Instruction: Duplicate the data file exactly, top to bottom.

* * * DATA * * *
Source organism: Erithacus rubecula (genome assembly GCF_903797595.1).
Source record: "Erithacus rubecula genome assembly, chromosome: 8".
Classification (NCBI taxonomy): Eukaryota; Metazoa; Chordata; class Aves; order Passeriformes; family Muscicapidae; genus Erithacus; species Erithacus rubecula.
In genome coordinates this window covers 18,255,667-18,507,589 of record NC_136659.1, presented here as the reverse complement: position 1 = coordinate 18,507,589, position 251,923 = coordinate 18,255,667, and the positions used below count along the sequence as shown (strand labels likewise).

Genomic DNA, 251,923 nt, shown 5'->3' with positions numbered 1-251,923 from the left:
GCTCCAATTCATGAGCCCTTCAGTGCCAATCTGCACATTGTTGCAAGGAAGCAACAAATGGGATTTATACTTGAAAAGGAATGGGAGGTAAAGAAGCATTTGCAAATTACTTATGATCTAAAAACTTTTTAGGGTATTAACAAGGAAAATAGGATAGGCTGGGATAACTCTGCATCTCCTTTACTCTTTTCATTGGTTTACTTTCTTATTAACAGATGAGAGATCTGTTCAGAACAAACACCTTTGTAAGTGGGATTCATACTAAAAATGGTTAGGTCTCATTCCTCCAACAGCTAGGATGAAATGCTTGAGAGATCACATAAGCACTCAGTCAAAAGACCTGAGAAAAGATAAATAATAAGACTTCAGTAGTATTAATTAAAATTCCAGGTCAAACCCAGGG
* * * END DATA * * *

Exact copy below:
Source organism: Erithacus rubecula (genome assembly GCF_903797595.1).
Source record: "Erithacus rubecula genome assembly, chromosome: 8".
Classification (NCBI taxonomy): Eukaryota; Metazoa; Chordata; class Aves; order Passeriformes; family Muscicapidae; genus Erithacus; species Erithacus rubecula.
In genome coordinates this window covers 18,255,667-18,507,589 of record NC_136659.1, presented here as the reverse complement: position 1 = coordinate 18,507,589, position 251,923 = coordinate 18,255,667, and the positions used below count along the sequence as shown (strand labels likewise).

Genomic DNA, 251,923 nt, shown 5'->3' with positions numbered 1-251,923 from the left:
GCTCCAATTCATGAGCCCTTCAGTGCCAATCTGCACATTGTTGCAAGGAAGCAACAAATGGGATTTATACTTGAAAAGGAATGGGAGGTAAAGAAGCATTTGCAAATTACTTATGATCTAAAAACTTTTTAGGGTATTAACAAGGAAAATAGGATAGGCTGGGATAACTCTGCATCTCCTTTACTCTTTTCATTGGTTTACTTTCTTATTAACAGATGAGAGATCTGTTCAGAACAAACACCTTTGTAAGTGGGATTCATACTAAAAATGGTTAGGTCTCATTCCTCCAACAGCTAGGATGAAATGCTTGAGAGATCACATAAGCACTCAGTCAAAAGACCTGAGAAAAGATAAATAATAAGACTTCAGTAGTATTAATTAAAATTCCAGGTCAAACCCAGGG